Brussels is reportedly considering making Theresa May hold on until June to start formal talks on the terms of Britain’s departure from the bloc, eating into the two years the prime minister has to strike a deal.
Ms May is expected to trigger article 50 at the end of March — although she has yet to officially confirm this — meaning there could be at least an eight week delay before member states are authorised to begin negotiating a deal.
The 27 other countries in the EU have pinpointed a meeting of government ministers in Luxembourg on 20 June as the moment to open talks, two EU officials allegedly told Bloomberg Politics on condition of anonymity.
While EU leaders will gather in the spring for a summit to agree on the “framework” for talks, actual discussions cannot begin until detailed negotiation directives drawn up by the European Commission have been officially approved.
After this it might be logistically difficult to schedule a time for the talks, adding further delays.
Until Article 50 is triggered, the Prime Minister controls the timeline for exiting the EU, but after that it will be largely out of her control.
She has been criticised in the past by her EU counterparts for delaying starting the process and acting “without urgency or clarity”. It now looks as if her failure to commit to a date could work against Britain in the long run.
EU officials have suggested Ms May is making it difficult for them to act efficiently by putting off starting the exit; it seems that although they may not be seeking to deliberately punish her dragging her feet, they are finding it difficult to schedule proceedings.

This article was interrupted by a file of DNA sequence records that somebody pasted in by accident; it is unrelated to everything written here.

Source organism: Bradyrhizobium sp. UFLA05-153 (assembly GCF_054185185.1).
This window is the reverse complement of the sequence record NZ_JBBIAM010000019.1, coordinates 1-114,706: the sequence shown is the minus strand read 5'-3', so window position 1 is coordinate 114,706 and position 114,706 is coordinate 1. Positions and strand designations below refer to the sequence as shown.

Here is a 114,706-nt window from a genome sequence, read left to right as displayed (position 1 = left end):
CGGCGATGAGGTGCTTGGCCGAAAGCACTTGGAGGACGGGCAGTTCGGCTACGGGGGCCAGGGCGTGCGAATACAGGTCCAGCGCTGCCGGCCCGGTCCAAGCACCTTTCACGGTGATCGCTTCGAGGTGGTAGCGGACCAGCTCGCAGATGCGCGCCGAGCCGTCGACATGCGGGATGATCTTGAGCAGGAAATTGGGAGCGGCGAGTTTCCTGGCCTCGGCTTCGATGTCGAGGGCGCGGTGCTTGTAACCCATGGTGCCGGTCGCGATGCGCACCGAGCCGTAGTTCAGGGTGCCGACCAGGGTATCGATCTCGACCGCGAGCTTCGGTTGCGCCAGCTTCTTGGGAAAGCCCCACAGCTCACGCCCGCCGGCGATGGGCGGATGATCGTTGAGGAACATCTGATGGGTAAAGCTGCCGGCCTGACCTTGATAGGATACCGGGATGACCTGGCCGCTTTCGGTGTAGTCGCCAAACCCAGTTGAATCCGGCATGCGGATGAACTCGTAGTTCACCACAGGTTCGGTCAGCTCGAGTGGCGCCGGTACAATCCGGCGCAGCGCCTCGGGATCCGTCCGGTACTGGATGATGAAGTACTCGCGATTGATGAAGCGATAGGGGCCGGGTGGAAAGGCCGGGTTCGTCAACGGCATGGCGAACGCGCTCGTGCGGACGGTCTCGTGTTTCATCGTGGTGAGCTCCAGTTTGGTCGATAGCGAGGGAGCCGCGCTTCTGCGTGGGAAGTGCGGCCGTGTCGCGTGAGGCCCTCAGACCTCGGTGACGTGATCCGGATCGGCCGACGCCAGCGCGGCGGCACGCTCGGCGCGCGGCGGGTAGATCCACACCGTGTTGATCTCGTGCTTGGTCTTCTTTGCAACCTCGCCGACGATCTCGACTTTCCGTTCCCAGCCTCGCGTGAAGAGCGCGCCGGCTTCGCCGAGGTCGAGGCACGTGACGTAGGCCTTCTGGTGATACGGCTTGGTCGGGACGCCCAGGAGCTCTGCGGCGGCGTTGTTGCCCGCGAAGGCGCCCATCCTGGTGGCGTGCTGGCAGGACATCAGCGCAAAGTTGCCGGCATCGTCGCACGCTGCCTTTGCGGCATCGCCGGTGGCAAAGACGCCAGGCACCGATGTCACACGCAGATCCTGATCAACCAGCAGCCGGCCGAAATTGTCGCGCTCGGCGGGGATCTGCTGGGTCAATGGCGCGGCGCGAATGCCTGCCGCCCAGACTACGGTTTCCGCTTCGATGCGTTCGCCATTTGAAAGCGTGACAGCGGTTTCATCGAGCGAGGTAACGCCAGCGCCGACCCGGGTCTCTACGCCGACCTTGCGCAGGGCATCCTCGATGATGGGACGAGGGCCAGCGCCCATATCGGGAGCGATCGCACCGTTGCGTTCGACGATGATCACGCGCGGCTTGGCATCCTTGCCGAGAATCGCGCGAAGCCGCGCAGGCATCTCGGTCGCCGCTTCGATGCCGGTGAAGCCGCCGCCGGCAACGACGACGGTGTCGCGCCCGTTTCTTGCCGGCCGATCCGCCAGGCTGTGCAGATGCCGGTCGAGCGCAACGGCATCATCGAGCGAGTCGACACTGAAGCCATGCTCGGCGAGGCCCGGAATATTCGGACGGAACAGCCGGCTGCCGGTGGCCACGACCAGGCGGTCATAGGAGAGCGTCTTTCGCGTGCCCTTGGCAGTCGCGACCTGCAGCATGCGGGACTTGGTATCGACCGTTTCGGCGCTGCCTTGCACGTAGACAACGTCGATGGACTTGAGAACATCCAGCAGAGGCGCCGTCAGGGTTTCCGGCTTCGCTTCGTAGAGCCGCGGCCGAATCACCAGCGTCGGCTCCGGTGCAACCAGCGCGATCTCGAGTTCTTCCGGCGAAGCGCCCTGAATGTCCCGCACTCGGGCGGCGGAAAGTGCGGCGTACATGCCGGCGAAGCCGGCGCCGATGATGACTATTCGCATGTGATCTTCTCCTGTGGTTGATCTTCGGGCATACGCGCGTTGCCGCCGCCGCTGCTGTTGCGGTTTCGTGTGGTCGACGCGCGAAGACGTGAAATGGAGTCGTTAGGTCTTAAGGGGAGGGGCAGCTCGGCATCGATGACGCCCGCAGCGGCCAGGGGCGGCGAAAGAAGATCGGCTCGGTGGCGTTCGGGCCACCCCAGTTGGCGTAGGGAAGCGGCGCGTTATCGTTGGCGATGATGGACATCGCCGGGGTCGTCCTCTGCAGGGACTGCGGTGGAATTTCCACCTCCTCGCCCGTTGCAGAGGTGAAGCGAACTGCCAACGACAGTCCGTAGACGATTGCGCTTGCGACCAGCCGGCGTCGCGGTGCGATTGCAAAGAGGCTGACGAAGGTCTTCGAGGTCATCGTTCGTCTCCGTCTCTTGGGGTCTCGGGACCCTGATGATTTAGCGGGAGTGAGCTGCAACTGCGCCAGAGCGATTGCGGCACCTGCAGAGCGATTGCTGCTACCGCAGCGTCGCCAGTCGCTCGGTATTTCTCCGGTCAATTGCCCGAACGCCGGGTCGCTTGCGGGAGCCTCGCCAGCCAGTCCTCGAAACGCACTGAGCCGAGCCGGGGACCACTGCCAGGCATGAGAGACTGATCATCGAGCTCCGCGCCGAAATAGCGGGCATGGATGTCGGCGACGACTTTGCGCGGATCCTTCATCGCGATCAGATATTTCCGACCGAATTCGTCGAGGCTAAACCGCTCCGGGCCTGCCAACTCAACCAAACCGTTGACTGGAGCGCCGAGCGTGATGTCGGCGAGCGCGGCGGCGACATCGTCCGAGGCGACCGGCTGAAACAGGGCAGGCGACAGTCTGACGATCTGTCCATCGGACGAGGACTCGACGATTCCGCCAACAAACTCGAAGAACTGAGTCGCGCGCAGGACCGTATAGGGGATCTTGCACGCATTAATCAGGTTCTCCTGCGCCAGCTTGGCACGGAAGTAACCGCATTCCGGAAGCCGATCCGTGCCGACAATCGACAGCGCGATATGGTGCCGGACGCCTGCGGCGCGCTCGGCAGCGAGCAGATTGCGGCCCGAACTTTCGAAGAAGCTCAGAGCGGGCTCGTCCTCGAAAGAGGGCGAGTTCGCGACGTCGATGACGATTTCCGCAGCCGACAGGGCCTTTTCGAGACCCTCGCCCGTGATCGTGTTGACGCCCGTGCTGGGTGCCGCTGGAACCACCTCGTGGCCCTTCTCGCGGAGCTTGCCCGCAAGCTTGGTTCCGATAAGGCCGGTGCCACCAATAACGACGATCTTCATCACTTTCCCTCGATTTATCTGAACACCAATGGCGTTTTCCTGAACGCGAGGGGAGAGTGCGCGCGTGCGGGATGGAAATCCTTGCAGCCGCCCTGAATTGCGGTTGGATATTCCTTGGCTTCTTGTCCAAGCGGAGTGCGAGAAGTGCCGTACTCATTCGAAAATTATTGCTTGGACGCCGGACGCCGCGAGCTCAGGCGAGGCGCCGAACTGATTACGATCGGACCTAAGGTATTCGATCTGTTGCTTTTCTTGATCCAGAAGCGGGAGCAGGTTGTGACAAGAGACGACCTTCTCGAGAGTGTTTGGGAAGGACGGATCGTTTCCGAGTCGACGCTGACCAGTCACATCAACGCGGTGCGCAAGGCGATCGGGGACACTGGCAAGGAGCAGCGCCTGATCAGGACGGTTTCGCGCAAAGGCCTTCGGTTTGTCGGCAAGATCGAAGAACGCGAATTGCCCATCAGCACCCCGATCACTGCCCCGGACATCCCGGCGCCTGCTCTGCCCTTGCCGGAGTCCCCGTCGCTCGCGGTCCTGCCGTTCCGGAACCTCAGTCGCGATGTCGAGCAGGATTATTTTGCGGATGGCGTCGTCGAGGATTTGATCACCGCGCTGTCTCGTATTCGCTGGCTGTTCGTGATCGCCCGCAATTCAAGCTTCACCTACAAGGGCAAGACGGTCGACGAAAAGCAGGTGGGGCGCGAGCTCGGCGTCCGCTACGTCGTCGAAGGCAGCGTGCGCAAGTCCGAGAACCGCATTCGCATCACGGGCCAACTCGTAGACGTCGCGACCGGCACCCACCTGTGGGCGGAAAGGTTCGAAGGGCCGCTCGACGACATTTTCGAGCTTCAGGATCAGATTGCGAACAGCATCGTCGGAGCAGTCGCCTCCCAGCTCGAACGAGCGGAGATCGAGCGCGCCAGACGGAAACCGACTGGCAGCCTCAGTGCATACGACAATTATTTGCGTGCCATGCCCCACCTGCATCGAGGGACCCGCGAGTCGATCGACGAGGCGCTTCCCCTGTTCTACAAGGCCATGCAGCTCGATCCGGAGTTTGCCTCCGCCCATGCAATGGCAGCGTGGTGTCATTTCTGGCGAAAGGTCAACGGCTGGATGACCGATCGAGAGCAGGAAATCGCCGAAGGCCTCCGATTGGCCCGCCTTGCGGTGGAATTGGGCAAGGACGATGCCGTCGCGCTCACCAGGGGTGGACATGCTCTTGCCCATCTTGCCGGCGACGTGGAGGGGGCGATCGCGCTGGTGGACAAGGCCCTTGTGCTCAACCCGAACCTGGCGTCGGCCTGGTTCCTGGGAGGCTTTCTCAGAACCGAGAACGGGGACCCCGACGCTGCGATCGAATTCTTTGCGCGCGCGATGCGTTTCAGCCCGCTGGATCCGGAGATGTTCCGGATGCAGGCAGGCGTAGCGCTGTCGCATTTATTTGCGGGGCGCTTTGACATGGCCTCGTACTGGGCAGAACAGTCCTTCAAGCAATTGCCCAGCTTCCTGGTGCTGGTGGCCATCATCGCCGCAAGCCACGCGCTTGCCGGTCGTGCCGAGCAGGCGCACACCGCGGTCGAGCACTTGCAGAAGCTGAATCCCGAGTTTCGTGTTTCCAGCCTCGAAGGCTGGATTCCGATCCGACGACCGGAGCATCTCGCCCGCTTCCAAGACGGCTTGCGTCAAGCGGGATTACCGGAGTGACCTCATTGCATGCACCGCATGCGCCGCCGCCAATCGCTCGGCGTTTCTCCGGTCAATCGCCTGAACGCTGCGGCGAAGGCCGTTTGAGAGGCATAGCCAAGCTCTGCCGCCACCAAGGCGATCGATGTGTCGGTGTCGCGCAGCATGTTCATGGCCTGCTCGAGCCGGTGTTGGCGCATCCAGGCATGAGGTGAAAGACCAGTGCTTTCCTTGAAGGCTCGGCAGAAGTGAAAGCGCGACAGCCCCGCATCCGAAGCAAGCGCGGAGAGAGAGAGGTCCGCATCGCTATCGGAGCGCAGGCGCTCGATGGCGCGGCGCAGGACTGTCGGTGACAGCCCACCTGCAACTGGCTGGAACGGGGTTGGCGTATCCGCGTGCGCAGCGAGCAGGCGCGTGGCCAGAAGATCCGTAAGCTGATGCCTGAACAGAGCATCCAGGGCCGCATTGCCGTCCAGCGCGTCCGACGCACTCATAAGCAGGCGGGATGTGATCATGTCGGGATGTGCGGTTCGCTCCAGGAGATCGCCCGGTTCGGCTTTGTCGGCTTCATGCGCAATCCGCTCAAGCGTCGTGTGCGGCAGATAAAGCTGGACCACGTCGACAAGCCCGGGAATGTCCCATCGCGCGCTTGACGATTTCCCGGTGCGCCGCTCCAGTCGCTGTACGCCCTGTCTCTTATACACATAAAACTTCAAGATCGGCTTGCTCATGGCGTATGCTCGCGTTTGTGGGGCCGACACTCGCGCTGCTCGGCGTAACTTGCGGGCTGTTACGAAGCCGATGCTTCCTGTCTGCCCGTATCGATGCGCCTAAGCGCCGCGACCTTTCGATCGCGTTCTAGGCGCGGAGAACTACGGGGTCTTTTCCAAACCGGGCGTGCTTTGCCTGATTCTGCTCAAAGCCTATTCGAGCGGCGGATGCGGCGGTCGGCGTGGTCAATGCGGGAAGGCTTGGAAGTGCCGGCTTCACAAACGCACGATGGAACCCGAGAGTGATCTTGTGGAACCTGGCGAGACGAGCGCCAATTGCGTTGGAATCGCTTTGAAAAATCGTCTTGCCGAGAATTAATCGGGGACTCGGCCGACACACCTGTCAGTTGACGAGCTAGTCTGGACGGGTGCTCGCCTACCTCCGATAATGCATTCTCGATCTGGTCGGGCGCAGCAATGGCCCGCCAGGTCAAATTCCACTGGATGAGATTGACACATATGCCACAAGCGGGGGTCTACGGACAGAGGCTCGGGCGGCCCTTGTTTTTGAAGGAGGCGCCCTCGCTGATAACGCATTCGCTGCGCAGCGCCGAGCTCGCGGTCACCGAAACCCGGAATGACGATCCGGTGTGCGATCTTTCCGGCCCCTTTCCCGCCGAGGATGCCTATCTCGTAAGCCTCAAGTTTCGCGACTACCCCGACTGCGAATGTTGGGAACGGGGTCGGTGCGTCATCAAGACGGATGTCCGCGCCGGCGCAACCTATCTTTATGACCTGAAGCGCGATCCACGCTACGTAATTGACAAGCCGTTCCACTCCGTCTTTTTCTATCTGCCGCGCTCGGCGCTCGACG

As no announcement has yet been made, it remains unclear whether even the April summit will go ahead, with other events now beginning to fill up the EU diary.
As well as eroding the time the two sides have to strike deal, pushing the start of the discussions back until late June is likely to upset businesses and banks that are seeking early clarity on just what the UK’s withdrawal from the EU means for them.
How Brexit affected Britain’s favourite foods from Weetabix to Marmite
The two years the UK legally has to strike a deal is already set to be reduced by the need for the agreement to be ratified by the European Parliament before Britain withdraws.
Ms May’s ambition to line up a divorce settlement and a new trade deal within the diminishing timeframe has already been questioned and a delay in starting negotiations will make success even more unlikely.
Publicly, the European Commission signalled this week that it will not drag its heels once Ms May triggers Article 50 and will be ready to give ministers negotiating drafts without delay.
“We stand ready to launch negotiations quickly,” Commission spokesman Margaritis Schinas told reporters in Brussels on Monday.
Once the leaders have adopted their guidelines, “the commission would then immediately issue a recommendation to open the negotiations” for the Europe ministers to authorise.